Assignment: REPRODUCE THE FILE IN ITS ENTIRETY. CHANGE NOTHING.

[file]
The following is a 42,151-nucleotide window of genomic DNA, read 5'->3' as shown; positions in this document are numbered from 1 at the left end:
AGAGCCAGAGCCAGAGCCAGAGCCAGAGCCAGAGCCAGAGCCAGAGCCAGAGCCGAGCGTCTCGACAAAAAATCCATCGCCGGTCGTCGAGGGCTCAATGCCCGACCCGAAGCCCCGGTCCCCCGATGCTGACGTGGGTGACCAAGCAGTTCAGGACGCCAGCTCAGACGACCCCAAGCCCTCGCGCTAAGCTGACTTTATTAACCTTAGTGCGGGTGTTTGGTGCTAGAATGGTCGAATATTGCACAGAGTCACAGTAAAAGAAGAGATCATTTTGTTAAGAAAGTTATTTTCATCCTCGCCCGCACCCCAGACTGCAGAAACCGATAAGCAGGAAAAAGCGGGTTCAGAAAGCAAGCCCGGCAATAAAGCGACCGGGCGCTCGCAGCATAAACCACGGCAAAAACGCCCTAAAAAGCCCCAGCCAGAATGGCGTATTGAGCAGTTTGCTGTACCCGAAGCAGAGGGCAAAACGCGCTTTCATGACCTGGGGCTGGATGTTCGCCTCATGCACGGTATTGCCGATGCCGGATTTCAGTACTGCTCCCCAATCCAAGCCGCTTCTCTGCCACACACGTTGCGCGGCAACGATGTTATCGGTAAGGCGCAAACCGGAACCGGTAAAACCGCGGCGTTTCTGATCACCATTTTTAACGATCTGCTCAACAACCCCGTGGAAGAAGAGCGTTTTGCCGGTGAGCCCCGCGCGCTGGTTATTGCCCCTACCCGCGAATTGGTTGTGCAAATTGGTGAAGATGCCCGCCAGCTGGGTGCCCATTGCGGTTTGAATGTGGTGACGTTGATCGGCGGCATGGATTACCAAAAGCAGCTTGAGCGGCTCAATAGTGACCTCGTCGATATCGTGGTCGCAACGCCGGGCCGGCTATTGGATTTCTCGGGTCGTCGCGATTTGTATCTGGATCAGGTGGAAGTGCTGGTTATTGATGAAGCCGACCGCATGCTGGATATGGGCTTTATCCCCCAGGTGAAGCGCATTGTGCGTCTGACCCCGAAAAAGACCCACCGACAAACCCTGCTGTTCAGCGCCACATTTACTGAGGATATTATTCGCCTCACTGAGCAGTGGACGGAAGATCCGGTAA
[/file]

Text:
The following is a 42,151-nucleotide window of genomic DNA, read 5'->3' as shown; positions in this document are numbered from 1 at the left end:
AGAGCCAGAGCCAGAGCCAGAGCCAGAGCCAGAGCCAGAGCCAGAGCCAGAGCCGAGCGTCTCGACAAAAAATCCATCGCCGGTCGTCGAGGGCTCAATGCCCGACCCGAAGCCCCGGTCCCCCGATGCTGACGTGGGTGACCAAGCAGTTCAGGACGCCAGCTCAGACGACCCCAAGCCCTCGCGCTAAGCTGACTTTATTAACCTTAGTGCGGGTGTTTGGTGCTAGAATGGTCGAATATTGCACAGAGTCACAGTAAAAGAAGAGATCATTTTGTTAAGAAAGTTATTTTCATCCTCGCCCGCACCCCAGACTGCAGAAACCGATAAGCAGGAAAAAGCGGGTTCAGAAAGCAAGCCCGGCAATAAAGCGACCGGGCGCTCGCAGCATAAACCACGGCAAAAACGCCCTAAAAAGCCCCAGCCAGAATGGCGTATTGAGCAGTTTGCTGTACCCGAAGCAGAGGGCAAAACGCGCTTTCATGACCTGGGGCTGGATGTTCGCCTCATGCACGGTATTGCCGATGCCGGATTTCAGTACTGCTCCCCAATCCAAGCCGCTTCTCTGCCACACACGTTGCGCGGCAACGATGTTATCGGTAAGGCGCAAACCGGAACCGGTAAAACCGCGGCGTTTCTGATCACCATTTTTAACGATCTGCTCAACAACCCCGTGGAAGAAGAGCGTTTTGCCGGTGAGCCCCGCGCGCTGGTTATTGCCCCTACCCGCGAATTGGTTGTGCAAATTGGTGAAGATGCCCGCCAGCTGGGTGCCCATTGCGGTTTGAATGTGGTGACGTTGATCGGCGGCATGGATTACCAAAAGCAGCTTGAGCGGCTCAATAGTGACCTCGTCGATATCGTGGTCGCAACGCCGGGCCGGCTATTGGATTTCTCGGGTCGTCGCGATTTGTATCTGGATCAGGTGGAAGTGCTGGTTATTGATGAAGCCGACCGCATGCTGGATATGGGCTTTATCCCCCAGGTGAAGCGCATTGTGCGTCTGACCCCGAAAAAGACCCACCGACAAACCCTGCTGTTCAGCGCCACATTTACTGAGGATATTATTCGCCTCACTGAGCAGTGGACGGAAGATCCGGTAA